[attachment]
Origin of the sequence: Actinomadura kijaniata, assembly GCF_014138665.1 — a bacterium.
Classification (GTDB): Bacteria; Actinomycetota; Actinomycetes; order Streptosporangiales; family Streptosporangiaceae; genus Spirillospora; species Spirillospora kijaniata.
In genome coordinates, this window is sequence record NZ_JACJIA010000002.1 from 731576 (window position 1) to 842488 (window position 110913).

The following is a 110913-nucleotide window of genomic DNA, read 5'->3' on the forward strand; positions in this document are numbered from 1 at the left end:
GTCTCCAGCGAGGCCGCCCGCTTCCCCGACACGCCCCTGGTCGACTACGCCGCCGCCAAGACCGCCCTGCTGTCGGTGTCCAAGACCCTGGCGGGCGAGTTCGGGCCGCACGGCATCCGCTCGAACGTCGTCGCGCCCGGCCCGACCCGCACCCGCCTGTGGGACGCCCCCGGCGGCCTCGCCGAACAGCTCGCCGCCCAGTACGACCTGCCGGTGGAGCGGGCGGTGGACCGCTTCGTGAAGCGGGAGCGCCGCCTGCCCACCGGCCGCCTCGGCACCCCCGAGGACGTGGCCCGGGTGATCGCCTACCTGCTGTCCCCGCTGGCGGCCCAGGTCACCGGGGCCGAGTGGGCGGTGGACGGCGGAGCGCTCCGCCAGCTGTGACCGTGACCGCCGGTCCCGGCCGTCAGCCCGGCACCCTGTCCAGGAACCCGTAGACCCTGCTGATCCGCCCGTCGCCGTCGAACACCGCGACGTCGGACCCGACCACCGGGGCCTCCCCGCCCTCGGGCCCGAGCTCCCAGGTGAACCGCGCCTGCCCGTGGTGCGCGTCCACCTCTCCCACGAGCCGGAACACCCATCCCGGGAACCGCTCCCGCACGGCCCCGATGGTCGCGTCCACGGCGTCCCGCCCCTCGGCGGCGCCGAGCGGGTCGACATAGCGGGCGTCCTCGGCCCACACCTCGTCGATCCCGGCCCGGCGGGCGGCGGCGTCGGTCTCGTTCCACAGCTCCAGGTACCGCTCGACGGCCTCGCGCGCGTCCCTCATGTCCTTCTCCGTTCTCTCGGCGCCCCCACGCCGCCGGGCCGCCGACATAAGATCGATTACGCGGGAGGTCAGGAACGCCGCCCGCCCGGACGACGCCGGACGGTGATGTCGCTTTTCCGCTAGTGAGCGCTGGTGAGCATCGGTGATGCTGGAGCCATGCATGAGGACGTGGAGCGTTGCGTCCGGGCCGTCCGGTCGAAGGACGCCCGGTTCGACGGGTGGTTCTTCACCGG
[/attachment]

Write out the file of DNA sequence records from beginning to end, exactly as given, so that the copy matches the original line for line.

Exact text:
Origin of the sequence: Actinomadura kijaniata, assembly GCF_014138665.1 — a bacterium.
Classification (GTDB): Bacteria; Actinomycetota; Actinomycetes; order Streptosporangiales; family Streptosporangiaceae; genus Spirillospora; species Spirillospora kijaniata.
In genome coordinates, this window is sequence record NZ_JACJIA010000002.1 from 731576 (window position 1) to 842488 (window position 110913).

The following is a 110913-nucleotide window of genomic DNA, read 5'->3' on the forward strand; positions in this document are numbered from 1 at the left end:
GTCTCCAGCGAGGCCGCCCGCTTCCCCGACACGCCCCTGGTCGACTACGCCGCCGCCAAGACCGCCCTGCTGTCGGTGTCCAAGACCCTGGCGGGCGAGTTCGGGCCGCACGGCATCCGCTCGAACGTCGTCGCGCCCGGCCCGACCCGCACCCGCCTGTGGGACGCCCCCGGCGGCCTCGCCGAACAGCTCGCCGCCCAGTACGACCTGCCGGTGGAGCGGGCGGTGGACCGCTTCGTGAAGCGGGAGCGCCGCCTGCCCACCGGCCGCCTCGGCACCCCCGAGGACGTGGCCCGGGTGATCGCCTACCTGCTGTCCCCGCTGGCGGCCCAGGTCACCGGGGCCGAGTGGGCGGTGGACGGCGGAGCGCTCCGCCAGCTGTGACCGTGACCGCCGGTCCCGGCCGTCAGCCCGGCACCCTGTCCAGGAACCCGTAGACCCTGCTGATCCGCCCGTCGCCGTCGAACACCGCGACGTCGGACCCGACCACCGGGGCCTCCCCGCCCTCGGGCCCGAGCTCCCAGGTGAACCGCGCCTGCCCGTGGTGCGCGTCCACCTCTCCCACGAGCCGGAACACCCATCCCGGGAACCGCTCCCGCACGGCCCCGATGGTCGCGTCCACGGCGTCCCGCCCCTCGGCGGCGCCGAGCGGGTCGACATAGCGGGCGTCCTCGGCCCACACCTCGTCGATCCCGGCCCGGCGGGCGGCGGCGTCGGTCTCGTTCCACAGCTCCAGGTACCGCTCGACGGCCTCGCGCGCGTCCCTCATGTCCTTCTCCGTTCTCTCGGCGCCCCCACGCCGCCGGGCCGCCGACATAAGATCGATTACGCGGGAGGTCAGGAACGCCGCCCGCCCGGACGACGCCGGACGGTGATGTCGCTTTTCCGCTAGTGAGCGCTGGTGAGCATCGGTGATGCTGGAGCCATGCATGAGGACGTGGAGCGTTGCGTCCGGGCCGTCCGGTCGAAGGACGCCCGGTTCGACGGGTGGTTCTTCACCGG